No one need suppose that a wider outlook would lead us to reverse the judgment to which these facts and testimonies point. A portly volume would not contain the evidence available to prove the utter apostasy of "the primitive Church of the Fathers." One more testimony, however, is all I will here adduce. In his early life Salvian of Marseilles was the contemporary of Jerome and Augustine, the greatest of all the Latin Fathers. A century had elapsed since "the conversion of Constantine." The "persecution" which the Christians had most to fear from the State was due to their vices and crimes, and to the operation of penal laws of drastic severity, designed to prevent their lapsing back to paganism. Why was it then that God seemed to have forsaken the Church? Here is Salvian's answer -"See what Christians actually are everywhere, and then ask whether, under the administration of a righteous and holy God, such men can expect any favour? What happens every day under our very eyes is rather an evidence of the doctrine of Providence, as it displays the Divine displeasure provoked by the debauchery of the Church itself." The following are further extracts from the same treatise:
"How can we wonder that God does not hearken to our prayers...Alas! how grievous and doleful is what I have to say! The very Church of God, which ought to be the appeaser of God, is but the provoker of God. And a very few excepted who flee from evil, what is almost every assembly of Christians but a sink of vices. For you will find in the Church scarcely one who is not either a drunkard or a glutton, or an adulterer, or a fornicator or frequenter of brothels, or a robber or a murderer. I put it now to the consciences of all Christian people whether it be not so...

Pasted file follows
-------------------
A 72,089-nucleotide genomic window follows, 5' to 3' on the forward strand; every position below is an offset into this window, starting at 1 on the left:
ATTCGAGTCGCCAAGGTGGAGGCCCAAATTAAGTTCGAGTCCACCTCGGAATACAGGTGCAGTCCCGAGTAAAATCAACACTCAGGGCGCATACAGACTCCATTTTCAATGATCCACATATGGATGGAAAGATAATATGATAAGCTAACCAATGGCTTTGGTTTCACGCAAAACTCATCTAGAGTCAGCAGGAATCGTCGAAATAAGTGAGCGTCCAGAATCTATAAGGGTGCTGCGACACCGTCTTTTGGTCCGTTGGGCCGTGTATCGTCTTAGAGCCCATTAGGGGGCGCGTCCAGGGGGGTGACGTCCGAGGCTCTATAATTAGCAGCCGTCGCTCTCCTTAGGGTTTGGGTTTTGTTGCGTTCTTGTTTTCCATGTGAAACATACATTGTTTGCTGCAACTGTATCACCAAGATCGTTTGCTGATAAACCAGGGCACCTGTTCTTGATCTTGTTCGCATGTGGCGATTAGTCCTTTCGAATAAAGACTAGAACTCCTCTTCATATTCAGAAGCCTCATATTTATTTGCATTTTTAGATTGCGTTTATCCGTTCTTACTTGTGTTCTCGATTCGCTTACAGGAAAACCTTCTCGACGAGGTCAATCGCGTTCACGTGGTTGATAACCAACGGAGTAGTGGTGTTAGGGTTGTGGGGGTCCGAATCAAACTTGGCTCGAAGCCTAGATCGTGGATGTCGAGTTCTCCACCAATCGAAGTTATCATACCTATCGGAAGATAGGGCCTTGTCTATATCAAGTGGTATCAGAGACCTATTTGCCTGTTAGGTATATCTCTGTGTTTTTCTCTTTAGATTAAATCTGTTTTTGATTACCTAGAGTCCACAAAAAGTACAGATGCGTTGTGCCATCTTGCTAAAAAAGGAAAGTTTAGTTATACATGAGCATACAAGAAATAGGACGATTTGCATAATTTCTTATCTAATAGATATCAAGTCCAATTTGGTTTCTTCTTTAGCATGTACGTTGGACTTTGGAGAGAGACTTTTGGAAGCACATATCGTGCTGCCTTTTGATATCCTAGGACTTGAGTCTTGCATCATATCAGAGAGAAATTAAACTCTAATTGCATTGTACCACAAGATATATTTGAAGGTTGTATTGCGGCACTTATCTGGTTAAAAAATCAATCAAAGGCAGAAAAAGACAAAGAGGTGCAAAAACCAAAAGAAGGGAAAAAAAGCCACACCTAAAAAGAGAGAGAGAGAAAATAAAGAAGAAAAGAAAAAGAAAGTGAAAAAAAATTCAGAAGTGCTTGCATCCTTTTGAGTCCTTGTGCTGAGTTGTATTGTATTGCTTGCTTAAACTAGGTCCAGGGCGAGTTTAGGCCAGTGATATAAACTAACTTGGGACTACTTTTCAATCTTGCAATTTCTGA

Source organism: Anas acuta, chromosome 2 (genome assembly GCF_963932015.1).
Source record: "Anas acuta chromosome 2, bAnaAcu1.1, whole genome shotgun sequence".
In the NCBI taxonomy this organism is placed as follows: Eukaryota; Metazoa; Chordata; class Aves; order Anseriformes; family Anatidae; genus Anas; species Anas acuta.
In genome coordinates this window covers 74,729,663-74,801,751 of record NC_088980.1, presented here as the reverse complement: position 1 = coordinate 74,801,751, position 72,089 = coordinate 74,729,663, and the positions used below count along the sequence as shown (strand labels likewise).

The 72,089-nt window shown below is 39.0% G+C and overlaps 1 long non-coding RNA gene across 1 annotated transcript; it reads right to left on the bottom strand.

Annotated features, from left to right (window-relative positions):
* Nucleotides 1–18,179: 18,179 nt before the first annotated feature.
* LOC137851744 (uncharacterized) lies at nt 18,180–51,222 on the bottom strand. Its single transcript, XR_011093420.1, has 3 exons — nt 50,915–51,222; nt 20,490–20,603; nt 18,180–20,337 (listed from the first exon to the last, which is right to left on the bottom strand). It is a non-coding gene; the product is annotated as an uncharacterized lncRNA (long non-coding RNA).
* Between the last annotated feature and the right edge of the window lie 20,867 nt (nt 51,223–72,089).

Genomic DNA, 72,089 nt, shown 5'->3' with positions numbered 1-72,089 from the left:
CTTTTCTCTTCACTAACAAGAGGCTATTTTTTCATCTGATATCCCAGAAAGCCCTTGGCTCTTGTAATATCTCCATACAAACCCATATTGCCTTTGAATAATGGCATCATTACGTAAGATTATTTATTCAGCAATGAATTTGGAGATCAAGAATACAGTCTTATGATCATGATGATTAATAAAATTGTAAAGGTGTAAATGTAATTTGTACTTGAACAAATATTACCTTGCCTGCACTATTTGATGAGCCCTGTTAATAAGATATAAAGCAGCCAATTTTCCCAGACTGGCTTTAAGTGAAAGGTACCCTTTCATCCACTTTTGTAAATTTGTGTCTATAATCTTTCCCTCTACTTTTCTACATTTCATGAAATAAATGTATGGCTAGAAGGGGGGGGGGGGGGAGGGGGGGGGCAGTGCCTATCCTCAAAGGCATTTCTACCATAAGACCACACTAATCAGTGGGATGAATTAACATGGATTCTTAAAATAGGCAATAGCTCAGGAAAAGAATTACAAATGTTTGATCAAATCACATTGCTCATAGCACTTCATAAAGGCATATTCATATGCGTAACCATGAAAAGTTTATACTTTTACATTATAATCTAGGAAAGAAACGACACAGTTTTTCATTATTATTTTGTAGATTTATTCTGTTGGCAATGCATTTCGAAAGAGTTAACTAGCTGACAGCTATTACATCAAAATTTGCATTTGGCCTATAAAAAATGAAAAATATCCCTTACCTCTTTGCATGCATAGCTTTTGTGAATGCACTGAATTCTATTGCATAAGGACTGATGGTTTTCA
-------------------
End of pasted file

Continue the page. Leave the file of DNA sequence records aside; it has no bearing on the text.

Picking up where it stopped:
"The Churches are outraged by indecencies...You may well imagine what men have been thinking about at church when you see them hurry off, some to plunder, some to get drunk, some to practice lewdness, some to rob on the highway...